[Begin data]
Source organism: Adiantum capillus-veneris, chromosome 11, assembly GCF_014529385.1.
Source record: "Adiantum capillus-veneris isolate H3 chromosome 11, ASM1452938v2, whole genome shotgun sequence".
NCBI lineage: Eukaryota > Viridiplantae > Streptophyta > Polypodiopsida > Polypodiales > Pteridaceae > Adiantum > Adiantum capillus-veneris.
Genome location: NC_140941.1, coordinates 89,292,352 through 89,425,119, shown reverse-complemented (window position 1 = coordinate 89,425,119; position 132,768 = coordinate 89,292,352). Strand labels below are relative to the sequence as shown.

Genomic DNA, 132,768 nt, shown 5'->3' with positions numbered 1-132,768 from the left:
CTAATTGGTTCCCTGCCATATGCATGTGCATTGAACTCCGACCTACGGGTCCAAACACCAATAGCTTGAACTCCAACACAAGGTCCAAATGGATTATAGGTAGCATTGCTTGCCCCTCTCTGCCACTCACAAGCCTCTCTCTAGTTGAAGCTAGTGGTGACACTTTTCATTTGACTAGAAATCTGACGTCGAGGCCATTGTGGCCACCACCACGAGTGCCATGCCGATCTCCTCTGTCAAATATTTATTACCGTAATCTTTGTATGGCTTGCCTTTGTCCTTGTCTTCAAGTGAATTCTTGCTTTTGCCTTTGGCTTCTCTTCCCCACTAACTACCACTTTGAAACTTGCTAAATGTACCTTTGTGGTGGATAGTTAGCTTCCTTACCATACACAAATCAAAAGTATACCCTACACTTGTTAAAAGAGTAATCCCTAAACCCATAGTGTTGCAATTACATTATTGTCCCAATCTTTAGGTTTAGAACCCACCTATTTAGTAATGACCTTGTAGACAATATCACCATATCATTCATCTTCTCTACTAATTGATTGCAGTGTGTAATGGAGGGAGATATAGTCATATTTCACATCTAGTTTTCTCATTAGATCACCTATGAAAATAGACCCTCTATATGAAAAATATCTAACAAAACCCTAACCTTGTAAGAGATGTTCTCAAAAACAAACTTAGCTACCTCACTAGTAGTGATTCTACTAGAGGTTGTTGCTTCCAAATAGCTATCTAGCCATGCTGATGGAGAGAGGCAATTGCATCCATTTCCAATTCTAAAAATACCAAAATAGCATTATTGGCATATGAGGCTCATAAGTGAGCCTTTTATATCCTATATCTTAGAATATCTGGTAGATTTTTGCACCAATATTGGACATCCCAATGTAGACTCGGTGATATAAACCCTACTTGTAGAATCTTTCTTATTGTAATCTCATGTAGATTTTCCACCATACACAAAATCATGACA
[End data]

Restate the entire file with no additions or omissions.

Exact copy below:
Source organism: Adiantum capillus-veneris, chromosome 11, assembly GCF_014529385.1.
Source record: "Adiantum capillus-veneris isolate H3 chromosome 11, ASM1452938v2, whole genome shotgun sequence".
NCBI lineage: Eukaryota > Viridiplantae > Streptophyta > Polypodiopsida > Polypodiales > Pteridaceae > Adiantum > Adiantum capillus-veneris.
Genome location: NC_140941.1, coordinates 89,292,352 through 89,425,119, shown reverse-complemented (window position 1 = coordinate 89,425,119; position 132,768 = coordinate 89,292,352). Strand labels below are relative to the sequence as shown.

Genomic DNA, 132,768 nt, shown 5'->3' with positions numbered 1-132,768 from the left:
CTAATTGGTTCCCTGCCATATGCATGTGCATTGAACTCCGACCTACGGGTCCAAACACCAATAGCTTGAACTCCAACACAAGGTCCAAATGGATTATAGGTAGCATTGCTTGCCCCTCTCTGCCACTCACAAGCCTCTCTCTAGTTGAAGCTAGTGGTGACACTTTTCATTTGACTAGAAATCTGACGTCGAGGCCATTGTGGCCACCACCACGAGTGCCATGCCGATCTCCTCTGTCAAATATTTATTACCGTAATCTTTGTATGGCTTGCCTTTGTCCTTGTCTTCAAGTGAATTCTTGCTTTTGCCTTTGGCTTCTCTTCCCCACTAACTACCACTTTGAAACTTGCTAAATGTACCTTTGTGGTGGATAGTTAGCTTCCTTACCATACACAAATCAAAAGTATACCCTACACTTGTTAAAAGAGTAATCCCTAAACCCATAGTGTTGCAATTACATTATTGTCCCAATCTTTAGGTTTAGAACCCACCTATTTAGTAATGACCTTGTAGACAATATCACCATATCATTCATCTTCTCTACTAATTGATTGCAGTGTGTAATGGAGGGAGATATAGTCATATTTCACATCTAGTTTTCTCATTAGATCACCTATGAAAATAGACCCTCTATATGAAAAATATCTAACAAAACCCTAACCTTGTAAGAGATGTTCTCAAAAACAAACTTAGCTACCTCACTAGTAGTGATTCTACTAGAGGTTGTTGCTTCCAAATAGCTATCTAGCCATGCTGATGGAGAGAGGCAATTGCATCCATTTCCAATTCTAAAAATACCAAAATAGCATTATTGGCATATGAGGCTCATAAGTGAGCCTTTTATATCCTATATCTTAGAATATCTGGTAGATTTTTGCACCAATATTGGACATCCCAATGTAGACTCGGTGATATAAACCCTACTTGTAGAATCTTTCTTATTGTAATCTCATGTAGATTTTCCACCATACACAAAATCATGACA